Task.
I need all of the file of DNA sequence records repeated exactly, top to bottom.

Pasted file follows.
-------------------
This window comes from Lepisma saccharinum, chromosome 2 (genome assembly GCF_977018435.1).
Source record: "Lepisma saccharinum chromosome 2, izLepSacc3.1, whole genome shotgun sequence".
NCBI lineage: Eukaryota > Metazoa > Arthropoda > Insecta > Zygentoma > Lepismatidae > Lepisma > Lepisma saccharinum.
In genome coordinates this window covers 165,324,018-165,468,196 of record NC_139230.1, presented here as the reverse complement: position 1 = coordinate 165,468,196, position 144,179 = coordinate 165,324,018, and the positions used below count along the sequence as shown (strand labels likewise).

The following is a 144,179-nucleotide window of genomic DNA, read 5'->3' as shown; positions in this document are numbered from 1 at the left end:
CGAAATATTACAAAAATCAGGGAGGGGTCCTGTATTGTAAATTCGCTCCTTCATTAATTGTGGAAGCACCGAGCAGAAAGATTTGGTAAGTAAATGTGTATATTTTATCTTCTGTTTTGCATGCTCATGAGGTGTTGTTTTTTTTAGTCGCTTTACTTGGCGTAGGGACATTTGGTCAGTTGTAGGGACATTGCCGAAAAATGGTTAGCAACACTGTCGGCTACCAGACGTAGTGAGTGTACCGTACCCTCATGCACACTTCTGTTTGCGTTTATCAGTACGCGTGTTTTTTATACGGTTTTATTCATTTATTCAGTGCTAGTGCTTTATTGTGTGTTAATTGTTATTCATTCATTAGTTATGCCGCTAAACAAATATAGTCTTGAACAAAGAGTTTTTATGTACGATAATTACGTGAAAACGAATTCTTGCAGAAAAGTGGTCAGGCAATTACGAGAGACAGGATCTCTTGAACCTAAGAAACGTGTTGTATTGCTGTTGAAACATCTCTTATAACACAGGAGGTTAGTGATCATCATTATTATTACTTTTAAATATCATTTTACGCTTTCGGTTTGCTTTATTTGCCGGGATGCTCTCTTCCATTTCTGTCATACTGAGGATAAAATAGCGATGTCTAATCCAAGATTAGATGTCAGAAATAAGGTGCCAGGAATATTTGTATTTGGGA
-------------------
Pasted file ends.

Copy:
This window comes from Lepisma saccharinum, chromosome 2 (genome assembly GCF_977018435.1).
Source record: "Lepisma saccharinum chromosome 2, izLepSacc3.1, whole genome shotgun sequence".
NCBI lineage: Eukaryota > Metazoa > Arthropoda > Insecta > Zygentoma > Lepismatidae > Lepisma > Lepisma saccharinum.
In genome coordinates this window covers 165,324,018-165,468,196 of record NC_139230.1, presented here as the reverse complement: position 1 = coordinate 165,468,196, position 144,179 = coordinate 165,324,018, and the positions used below count along the sequence as shown (strand labels likewise).

The following is a 144,179-nucleotide window of genomic DNA, read 5'->3' as shown; positions in this document are numbered from 1 at the left end:
CGAAATATTACAAAAATCAGGGAGGGGTCCTGTATTGTAAATTCGCTCCTTCATTAATTGTGGAAGCACCGAGCAGAAAGATTTGGTAAGTAAATGTGTATATTTTATCTTCTGTTTTGCATGCTCATGAGGTGTTGTTTTTTTTAGTCGCTTTACTTGGCGTAGGGACATTTGGTCAGTTGTAGGGACATTGCCGAAAAATGGTTAGCAACACTGTCGGCTACCAGACGTAGTGAGTGTACCGTACCCTCATGCACACTTCTGTTTGCGTTTATCAGTACGCGTGTTTTTTATACGGTTTTATTCATTTATTCAGTGCTAGTGCTTTATTGTGTGTTAATTGTTATTCATTCATTAGTTATGCCGCTAAACAAATATAGTCTTGAACAAAGAGTTTTTATGTACGATAATTACGTGAAAACGAATTCTTGCAGAAAAGTGGTCAGGCAATTACGAGAGACAGGATCTCTTGAACCTAAGAAACGTGTTGTATTGCTGTTGAAACATCTCTTATAACACAGGAGGTTAGTGATCATCATTATTATTACTTTTAAATATCATTTTACGCTTTCGGTTTGCTTTATTTGCCGGGATGCTCTCTTCCATTTCTGTCATACTGAGGATAAAATAGCGATGTCTAATCCAAGATTAGATGTCAGAAATAAGGTGCCAGGAATATTTGTATTTGGGA